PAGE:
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SARS-CoV-2 vaccination in IBD: more pros than cons

Data on the efficacy and safety of SARS-CoV-2 vaccines are now available, but evidence for these vaccines in those who are immunocompromised (including patients with inflammatory bowel diseases) are lacking. As vaccination begins, questions on advantages and disadvantages can be partially addressed using the experience from other vaccines or immune-mediated inflammatory disorders.

Efforts to develop a vaccine to prevent the ongoing pandemic caused by severe acute respiratory syndrome coronavirus 2 (SARS-CoV-2) infection have led to multiple vaccines available and approved for use. Current evidence shows that patients with inflammatory bowel disease (IBD) do not have an increased risk of developing SARS-CoV-2 infection and coronavirus disease 2019 (COVID-19)1. However, ~30% of patients with IBD are >65 years of age and approximately one-third of patients with IBD have comorbidities (including high-risk factors for COVID-19 such as cardiovascular diseases and diabetes)1. In addition, patients with IBD are frequently treated with immunosuppressants, biologic agents, or small molecules that expose them to increased risk of severe or opportunistic infections. It is therefore of crucial importance to define when any vaccine is recommended and the appropriate timing of vaccination in patients with IBD, especially for those on immunosuppressive treatment. The association between IBD and vaccines has been debated for decades, but an umbrella review of meta-analyses published in 2019 showed that vaccinations are not associated with an increased risk of IBD2.

Several SARS-CoV-2 vaccines are being tested3, and the first phase III clinical trials reporting efficacy and safety of vaccines are now published (Supplementary Table 1)4. Importantly, however, patients with IBD or those treated with immunosuppressive drugs or corticosteroids were excluded from these studies. There are several pros and cons regarding SARS-CoV-2 vaccination for patients with IBD (Box 1), and it is unknown whether SARS-CoV-2 vaccine efficacy and safety in populations with IBD are comparable with those found in the general population, whether treatment with immunosuppressive drugs affects response to vaccination or disease activity, and what is the optimal timing for any vaccination5. Long-term outcomes of any SARS-CoV-2 vaccine are also lacking, and this question of safety is crucial as vaccines will be administered to millions of people with IBD worldwide.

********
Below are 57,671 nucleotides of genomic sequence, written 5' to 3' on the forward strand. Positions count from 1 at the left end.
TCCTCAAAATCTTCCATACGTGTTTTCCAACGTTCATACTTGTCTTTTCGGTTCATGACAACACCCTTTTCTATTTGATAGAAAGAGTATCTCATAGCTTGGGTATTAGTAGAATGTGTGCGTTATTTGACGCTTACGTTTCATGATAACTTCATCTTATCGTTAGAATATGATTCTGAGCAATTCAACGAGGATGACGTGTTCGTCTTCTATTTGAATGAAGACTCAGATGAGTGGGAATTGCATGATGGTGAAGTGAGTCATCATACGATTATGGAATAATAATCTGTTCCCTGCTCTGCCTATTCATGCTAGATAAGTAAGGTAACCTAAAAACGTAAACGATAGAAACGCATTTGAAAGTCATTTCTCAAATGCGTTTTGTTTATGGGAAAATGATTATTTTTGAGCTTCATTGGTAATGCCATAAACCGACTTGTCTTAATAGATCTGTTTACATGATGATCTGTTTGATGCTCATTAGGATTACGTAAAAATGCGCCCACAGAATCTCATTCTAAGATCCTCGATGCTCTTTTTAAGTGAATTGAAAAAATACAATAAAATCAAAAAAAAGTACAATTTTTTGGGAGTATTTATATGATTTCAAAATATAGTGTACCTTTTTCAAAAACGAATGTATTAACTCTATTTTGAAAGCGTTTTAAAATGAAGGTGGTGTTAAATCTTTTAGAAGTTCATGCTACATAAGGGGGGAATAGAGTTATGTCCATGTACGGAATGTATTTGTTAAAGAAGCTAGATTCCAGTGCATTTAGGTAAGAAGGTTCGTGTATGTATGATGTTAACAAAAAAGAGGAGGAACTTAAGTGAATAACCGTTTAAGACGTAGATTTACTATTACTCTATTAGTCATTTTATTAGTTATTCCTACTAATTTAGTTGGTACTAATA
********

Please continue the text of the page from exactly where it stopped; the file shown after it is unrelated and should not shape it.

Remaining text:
To date, studies on SARS-CoV-2 vaccination in IBD populations are lacking but, in this health-emergency setting, some data on safety and efficacy could be extrapolated from previous evidence with other vaccines. A prospective study by Fiorino et al.6 investigated the efficacy of pneumococcal vaccination in 96 patients with IBD undergoing immunosuppressive therapy. Treatment with anti-TNF agents or combination therapy (anti-TNF agents plus thiopurines) was associated with an impaired immune response compared with patients treated with mesalazine (57.6% and 62.5% versus 88.6%; P < 0.05 for both comparisons), whereas azathioprine alone did not influence the antibody titres, suggesting that vaccination should be performed before starting anti-TNF therapy6. Similarly, a controlled paediatric study evaluated efficacy and safety of the influenza vaccine in 51 patients with IBD (mean age 13.9 years) and 29 healthy individuals as controls (mean age 12.7 years), measuring haemagglutinin inhibition titres before and after immunization. Those patients with IBD treated with anti-TNF drugs had a reduced response to vaccination compared with patients treated with thiopurines, steroids, or anti-inflammatory compounds (mesalazine, antibiotics, and nutritional therapy)7.

Additional data can be extrapolated from other immune-mediated diseases. A randomized placebo-controlled phase II trial enrolling 383 patients with rheumatoid arthritis showed that individuals starting tofacitinib 2–3 weeks after live zoster vaccination had an antibody titre concentration comparable to that of the placebo group, in the absence of an increased risk of serious adverse events8. In rheumatoid arthritis, the response to pneumococcal and influenza vaccines was reduced in patients with ongoing tofacitinib therapy, which supports that vaccinations should be performed before starting treatment8. With regard to the association between vaccines and disease activity, the International Psoriasis Council states that there is no evidence that vaccines affect psoriasis onset or severity, supporting vaccination in individuals with psoriasis. Similarly, the American College of Rheumatology, despite the lack of data on the efficacy of the SARS-CoV-2 vaccine in patients with rheumatological diseases, recommends vaccine administration to all patients with rheumatological diseases as the benefits of vaccination outweigh the risks of any vaccine-related adverse events.